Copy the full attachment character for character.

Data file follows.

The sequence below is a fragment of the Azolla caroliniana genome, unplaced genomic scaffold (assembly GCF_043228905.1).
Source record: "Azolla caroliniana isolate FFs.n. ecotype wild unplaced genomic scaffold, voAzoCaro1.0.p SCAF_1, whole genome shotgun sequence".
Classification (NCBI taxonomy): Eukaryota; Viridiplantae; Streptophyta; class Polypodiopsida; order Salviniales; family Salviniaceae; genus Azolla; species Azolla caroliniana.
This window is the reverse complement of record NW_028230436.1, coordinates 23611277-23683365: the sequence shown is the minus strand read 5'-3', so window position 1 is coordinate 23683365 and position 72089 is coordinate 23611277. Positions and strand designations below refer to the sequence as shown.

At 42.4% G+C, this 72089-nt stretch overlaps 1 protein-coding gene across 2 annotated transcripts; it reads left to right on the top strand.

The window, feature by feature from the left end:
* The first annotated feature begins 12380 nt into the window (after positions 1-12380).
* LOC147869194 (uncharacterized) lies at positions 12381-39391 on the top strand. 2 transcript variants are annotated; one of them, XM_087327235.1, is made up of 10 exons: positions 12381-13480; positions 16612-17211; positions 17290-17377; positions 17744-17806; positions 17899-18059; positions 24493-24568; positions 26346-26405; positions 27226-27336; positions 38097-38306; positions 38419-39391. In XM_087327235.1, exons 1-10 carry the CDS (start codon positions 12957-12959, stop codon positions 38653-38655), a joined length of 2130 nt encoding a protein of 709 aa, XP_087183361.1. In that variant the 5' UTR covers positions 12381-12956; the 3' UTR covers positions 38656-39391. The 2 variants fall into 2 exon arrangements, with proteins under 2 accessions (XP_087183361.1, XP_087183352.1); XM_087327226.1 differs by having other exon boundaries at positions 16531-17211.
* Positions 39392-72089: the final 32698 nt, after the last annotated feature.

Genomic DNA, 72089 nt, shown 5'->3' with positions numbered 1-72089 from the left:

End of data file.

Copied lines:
The sequence below is a fragment of the Azolla caroliniana genome, unplaced genomic scaffold (assembly GCF_043228905.1).
Source record: "Azolla caroliniana isolate FFs.n. ecotype wild unplaced genomic scaffold, voAzoCaro1.0.p SCAF_1, whole genome shotgun sequence".
Classification (NCBI taxonomy): Eukaryota; Viridiplantae; Streptophyta; class Polypodiopsida; order Salviniales; family Salviniaceae; genus Azolla; species Azolla caroliniana.
This window is the reverse complement of record NW_028230436.1, coordinates 23611277-23683365: the sequence shown is the minus strand read 5'-3', so window position 1 is coordinate 23683365 and position 72089 is coordinate 23611277. Positions and strand designations below refer to the sequence as shown.

At 42.4% G+C, this 72089-nt stretch overlaps 1 protein-coding gene across 2 annotated transcripts; it reads left to right on the top strand.

The window, feature by feature from the left end:
* The first annotated feature begins 12380 nt into the window (after positions 1-12380).
* LOC147869194 (uncharacterized) lies at positions 12381-39391 on the top strand. 2 transcript variants are annotated; one of them, XM_087327235.1, is made up of 10 exons: positions 12381-13480; positions 16612-17211; positions 17290-17377; positions 17744-17806; positions 17899-18059; positions 24493-24568; positions 26346-26405; positions 27226-27336; positions 38097-38306; positions 38419-39391. In XM_087327235.1, exons 1-10 carry the CDS (start codon positions 12957-12959, stop codon positions 38653-38655), a joined length of 2130 nt encoding a protein of 709 aa, XP_087183361.1. In that variant the 5' UTR covers positions 12381-12956; the 3' UTR covers positions 38656-39391. The 2 variants fall into 2 exon arrangements, with proteins under 2 accessions (XP_087183361.1, XP_087183352.1); XM_087327226.1 differs by having other exon boundaries at positions 16531-17211.
* Positions 39392-72089: the final 32698 nt, after the last annotated feature.

Genomic DNA, 72089 nt, shown 5'->3' with positions numbered 1-72089 from the left: